Jumanji: Welcome to the Jungle is a sequel to a 22-year-old film, which itself was based off a now-36-year-old children’s book, so the fact that its biggest strength is the fresh originality of its delivery is truly an achievement. Though it fails to match the charm of the original film or the visual impact of its predecessor and the book that inspired it, Welcome to the Jungle is still worth the price of admission. The lack of charm is due in no small part to the absence of the late Robin Williams, while the visuals are unfortunately more in line with the recent tropical comedy bomb Snatched than with its impactful precursors.

Rather than opting for a straight sequel, Jumanji: Welcome to the Jungle offers a return to the fantasy jungle board game world where Williams’ Alan Parrish, the hero of the first film, was lost for years. The first Jumanji was by no means a great film, but one of the things that it got right was that its action and physical comedy were often the result of applying board game rules to the real world. Director Jake Kasdan (Bad Teacher, Sex Tape) and writers Chris McKenna, Erik Sommers, Scott Rosenberg and Jeff Pinkner wisely take the same strategy and amplify it. Where the original Jumanji found the game slowly leaking into our world, Welcome to the Jungle finds its protagonists sucked into a video game version of the original’s board game, where they are forced to inhabit game-trope avatars. It might seem gimmicky, but it works incredibly well, playing out like an often-hysterical mixture of Freaky Friday and Wreck-It Ralph.

The real-world protagonists are nerdy Spencer (Alex Wolff), pretty and vapid Bethany (Madison Iseman), jock Fridge (Ser’Darius Blain) and awkward Martha (Morgan Turner). Upon entry to Jumanji, Spencer is transformed into the dashing Dr. Smolder Bravestone (Dwayne “The Rock” Johnson), Bethany into the chubby, academic Professor Sheldon “Shelly” Oberon (Jack Black), Fridge into height-challenged zoologist Franklin “Moose” Finbar (Kevin Hart) and Martha into the beautiful and badass Ruby Roundhouse (Karen Gillan in Lara Croft mode). This leads to a lot of fun, as The Rock is tasked with playing a nerd trapped in The Rock’s body and so on. The best jokes come from Bethany’s transformation in Jack Black’s Shelly. Though the writers rely a bit too much on millennial gags, Black absolutely nails the character of Bethany, and it isn’t a stretch to believe that we’re actually watching a teenage girl trapped inside his body.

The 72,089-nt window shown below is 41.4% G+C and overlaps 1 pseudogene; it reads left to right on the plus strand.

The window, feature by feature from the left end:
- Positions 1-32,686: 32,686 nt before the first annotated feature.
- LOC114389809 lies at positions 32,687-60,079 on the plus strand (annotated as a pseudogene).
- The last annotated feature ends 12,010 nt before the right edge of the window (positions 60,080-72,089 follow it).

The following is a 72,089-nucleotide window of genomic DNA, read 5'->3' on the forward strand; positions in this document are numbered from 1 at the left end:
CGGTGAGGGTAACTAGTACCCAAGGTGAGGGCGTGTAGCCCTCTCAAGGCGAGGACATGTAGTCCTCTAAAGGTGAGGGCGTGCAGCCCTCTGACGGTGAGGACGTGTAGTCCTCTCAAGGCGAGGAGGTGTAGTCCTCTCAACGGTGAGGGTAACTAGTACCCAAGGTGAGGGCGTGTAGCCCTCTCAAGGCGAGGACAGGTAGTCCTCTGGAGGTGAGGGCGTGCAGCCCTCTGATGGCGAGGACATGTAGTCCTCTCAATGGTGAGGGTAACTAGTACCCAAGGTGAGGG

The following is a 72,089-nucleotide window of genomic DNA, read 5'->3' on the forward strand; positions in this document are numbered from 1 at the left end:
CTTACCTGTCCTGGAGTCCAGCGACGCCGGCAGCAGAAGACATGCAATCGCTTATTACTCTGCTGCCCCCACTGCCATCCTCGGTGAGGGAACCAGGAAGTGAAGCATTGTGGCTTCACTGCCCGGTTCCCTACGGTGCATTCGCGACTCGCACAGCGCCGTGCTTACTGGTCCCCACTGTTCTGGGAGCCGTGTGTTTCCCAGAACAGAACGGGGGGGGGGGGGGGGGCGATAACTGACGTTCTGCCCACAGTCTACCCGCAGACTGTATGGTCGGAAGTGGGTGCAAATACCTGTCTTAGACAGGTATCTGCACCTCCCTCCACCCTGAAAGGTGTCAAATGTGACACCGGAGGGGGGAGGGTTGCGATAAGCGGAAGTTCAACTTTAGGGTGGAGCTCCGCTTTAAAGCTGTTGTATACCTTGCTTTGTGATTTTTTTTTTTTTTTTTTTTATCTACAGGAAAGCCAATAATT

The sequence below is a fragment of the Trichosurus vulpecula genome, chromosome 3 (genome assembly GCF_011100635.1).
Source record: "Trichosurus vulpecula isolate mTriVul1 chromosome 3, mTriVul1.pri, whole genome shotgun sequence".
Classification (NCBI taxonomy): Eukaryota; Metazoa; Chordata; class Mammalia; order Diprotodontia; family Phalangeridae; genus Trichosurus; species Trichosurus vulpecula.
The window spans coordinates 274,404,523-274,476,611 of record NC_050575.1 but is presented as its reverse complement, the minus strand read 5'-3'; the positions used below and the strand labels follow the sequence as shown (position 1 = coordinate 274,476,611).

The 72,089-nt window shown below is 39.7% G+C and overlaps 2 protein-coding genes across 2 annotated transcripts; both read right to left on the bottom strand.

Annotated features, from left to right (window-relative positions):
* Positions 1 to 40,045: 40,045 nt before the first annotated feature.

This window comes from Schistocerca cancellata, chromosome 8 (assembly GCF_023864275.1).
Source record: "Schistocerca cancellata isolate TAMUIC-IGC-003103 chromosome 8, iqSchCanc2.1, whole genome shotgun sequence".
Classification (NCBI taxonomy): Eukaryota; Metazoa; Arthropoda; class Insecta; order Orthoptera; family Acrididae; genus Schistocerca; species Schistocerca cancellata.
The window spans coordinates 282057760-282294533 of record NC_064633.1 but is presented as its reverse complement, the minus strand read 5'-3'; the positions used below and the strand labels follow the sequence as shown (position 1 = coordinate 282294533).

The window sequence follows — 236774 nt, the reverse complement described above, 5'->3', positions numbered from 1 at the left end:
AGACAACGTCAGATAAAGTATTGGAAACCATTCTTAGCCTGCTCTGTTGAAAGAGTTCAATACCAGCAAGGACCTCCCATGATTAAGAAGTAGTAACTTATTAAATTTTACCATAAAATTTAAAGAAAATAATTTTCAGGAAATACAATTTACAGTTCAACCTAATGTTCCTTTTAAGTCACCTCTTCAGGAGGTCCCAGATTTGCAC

Despite the fresh set-up, excellent characters and winning performances, the rest of Welcome to the Jungle isn’t as compelling. Bobby Cannavale’s villain Van Pelt is even more one-note than Jonathan Hyde’s villain from the original Jumanji, while the film also tries to recreate Robin Williams’ character with one played by Nick Jonas, who, while suitably dashing, cannot come close to matching the legend’s combination of charisma and vulnerability. Finally, Kasdan and the many writers would have done well to allow Welcome to the Jungle to be pure comedic romp, but instead it feels as if they panicked and added long, boring stretches of pointless character development and relationship building.

Though the original Jumanji is hardly a classic piece of filmmaking, it’s remembered fondly as a comedic showcase for Robin Williams and because of its then-advanced special effects. Jumanji: Welcome to the Jungle is a different, but in many ways better film than its forebear. While it lacks the visual impact of the original Jumanji, Welcome to the Jungle ups the action and comedy. And if the filmmakers had been confident enough to complete give over to these strengths, it could have been even better.

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